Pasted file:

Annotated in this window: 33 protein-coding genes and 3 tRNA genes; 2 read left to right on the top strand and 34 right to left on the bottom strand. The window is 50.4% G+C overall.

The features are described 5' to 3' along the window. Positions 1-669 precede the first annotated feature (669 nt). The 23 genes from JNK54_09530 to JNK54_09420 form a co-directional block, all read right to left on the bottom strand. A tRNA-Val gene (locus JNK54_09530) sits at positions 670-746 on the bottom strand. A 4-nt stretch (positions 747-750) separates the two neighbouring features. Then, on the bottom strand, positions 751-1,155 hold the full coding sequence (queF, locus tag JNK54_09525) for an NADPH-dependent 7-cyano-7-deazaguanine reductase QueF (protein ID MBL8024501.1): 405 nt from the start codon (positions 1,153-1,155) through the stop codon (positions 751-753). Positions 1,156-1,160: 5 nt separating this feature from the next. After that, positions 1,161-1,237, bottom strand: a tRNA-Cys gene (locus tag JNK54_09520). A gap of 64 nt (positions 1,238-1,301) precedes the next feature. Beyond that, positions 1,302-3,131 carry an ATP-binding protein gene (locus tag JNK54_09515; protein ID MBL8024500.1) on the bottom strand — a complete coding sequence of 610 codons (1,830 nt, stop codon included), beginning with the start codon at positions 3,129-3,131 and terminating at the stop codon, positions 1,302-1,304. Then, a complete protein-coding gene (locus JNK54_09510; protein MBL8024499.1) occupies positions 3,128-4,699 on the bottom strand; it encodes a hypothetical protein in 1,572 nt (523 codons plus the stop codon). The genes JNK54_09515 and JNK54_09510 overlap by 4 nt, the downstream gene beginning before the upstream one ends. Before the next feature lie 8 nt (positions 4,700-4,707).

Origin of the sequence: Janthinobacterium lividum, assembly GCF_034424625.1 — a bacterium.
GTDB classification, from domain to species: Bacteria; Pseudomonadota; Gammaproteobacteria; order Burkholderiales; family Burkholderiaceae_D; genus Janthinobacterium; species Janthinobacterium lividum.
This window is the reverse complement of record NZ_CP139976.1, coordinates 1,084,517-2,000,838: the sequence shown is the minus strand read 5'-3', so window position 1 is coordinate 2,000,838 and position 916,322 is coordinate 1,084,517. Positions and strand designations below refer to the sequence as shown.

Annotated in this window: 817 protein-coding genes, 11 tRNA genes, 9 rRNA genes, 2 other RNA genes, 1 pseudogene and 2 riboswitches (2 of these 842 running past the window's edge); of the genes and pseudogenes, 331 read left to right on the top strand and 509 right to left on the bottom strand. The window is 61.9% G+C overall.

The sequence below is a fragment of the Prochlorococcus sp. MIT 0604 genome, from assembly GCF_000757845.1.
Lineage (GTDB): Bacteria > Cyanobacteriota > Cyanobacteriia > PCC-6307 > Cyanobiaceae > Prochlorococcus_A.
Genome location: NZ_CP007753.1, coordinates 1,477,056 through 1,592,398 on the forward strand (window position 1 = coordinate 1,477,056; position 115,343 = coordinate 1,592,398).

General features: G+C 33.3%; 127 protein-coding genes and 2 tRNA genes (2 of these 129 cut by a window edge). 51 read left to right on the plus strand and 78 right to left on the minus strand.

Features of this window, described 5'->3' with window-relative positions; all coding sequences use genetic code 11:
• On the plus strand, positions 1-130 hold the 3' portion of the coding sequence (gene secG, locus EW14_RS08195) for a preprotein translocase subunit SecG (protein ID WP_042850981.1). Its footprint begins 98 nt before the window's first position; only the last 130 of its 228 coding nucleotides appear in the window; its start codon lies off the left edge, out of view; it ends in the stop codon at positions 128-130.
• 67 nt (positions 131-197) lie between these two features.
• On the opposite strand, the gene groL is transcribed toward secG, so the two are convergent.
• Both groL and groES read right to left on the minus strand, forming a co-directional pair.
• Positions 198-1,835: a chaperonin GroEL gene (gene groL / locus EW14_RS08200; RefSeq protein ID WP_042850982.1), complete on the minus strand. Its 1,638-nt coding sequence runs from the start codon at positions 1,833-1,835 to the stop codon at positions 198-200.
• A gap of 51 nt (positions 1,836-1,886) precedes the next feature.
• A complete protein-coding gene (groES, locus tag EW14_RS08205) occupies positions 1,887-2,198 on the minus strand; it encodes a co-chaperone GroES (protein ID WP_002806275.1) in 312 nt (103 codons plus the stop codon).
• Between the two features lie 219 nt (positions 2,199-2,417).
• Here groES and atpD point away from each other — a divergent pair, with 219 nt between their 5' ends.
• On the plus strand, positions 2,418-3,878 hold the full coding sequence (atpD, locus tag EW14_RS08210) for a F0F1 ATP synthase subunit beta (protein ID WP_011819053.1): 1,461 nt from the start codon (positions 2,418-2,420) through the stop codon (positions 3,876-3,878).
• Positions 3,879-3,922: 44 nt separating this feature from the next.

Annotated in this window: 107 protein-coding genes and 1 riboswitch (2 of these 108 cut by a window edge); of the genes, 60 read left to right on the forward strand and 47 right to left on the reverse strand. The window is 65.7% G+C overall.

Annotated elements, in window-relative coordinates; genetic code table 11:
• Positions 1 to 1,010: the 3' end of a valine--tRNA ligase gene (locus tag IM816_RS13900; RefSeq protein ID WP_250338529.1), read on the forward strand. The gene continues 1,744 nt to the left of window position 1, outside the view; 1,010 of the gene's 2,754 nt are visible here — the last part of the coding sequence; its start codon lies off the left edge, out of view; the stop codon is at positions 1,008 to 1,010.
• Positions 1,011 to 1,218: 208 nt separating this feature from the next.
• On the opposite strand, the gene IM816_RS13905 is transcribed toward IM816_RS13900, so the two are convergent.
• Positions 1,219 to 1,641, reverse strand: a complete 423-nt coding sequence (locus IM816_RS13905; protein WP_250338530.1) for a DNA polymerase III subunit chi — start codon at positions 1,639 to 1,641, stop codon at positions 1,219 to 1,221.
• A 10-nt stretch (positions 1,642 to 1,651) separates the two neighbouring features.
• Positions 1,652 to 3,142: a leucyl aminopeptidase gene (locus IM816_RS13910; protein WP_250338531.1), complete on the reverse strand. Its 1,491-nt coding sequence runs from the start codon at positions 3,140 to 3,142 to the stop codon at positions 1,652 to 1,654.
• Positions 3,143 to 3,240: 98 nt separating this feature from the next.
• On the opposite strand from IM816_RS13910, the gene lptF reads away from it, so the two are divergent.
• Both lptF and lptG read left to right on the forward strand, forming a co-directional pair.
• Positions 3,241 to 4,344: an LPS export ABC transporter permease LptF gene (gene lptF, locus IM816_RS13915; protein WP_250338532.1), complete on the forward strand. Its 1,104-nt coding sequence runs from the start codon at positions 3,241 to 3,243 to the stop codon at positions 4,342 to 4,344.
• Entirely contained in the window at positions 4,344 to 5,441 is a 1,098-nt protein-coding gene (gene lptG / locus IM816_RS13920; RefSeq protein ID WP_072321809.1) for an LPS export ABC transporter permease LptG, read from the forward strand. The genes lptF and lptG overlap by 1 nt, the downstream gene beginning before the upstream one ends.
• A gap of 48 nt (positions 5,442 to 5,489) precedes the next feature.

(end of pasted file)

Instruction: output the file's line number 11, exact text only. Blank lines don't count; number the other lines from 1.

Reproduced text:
Features of this window, described 5'->3' with window-relative positions; all coding sequences use genetic code 11: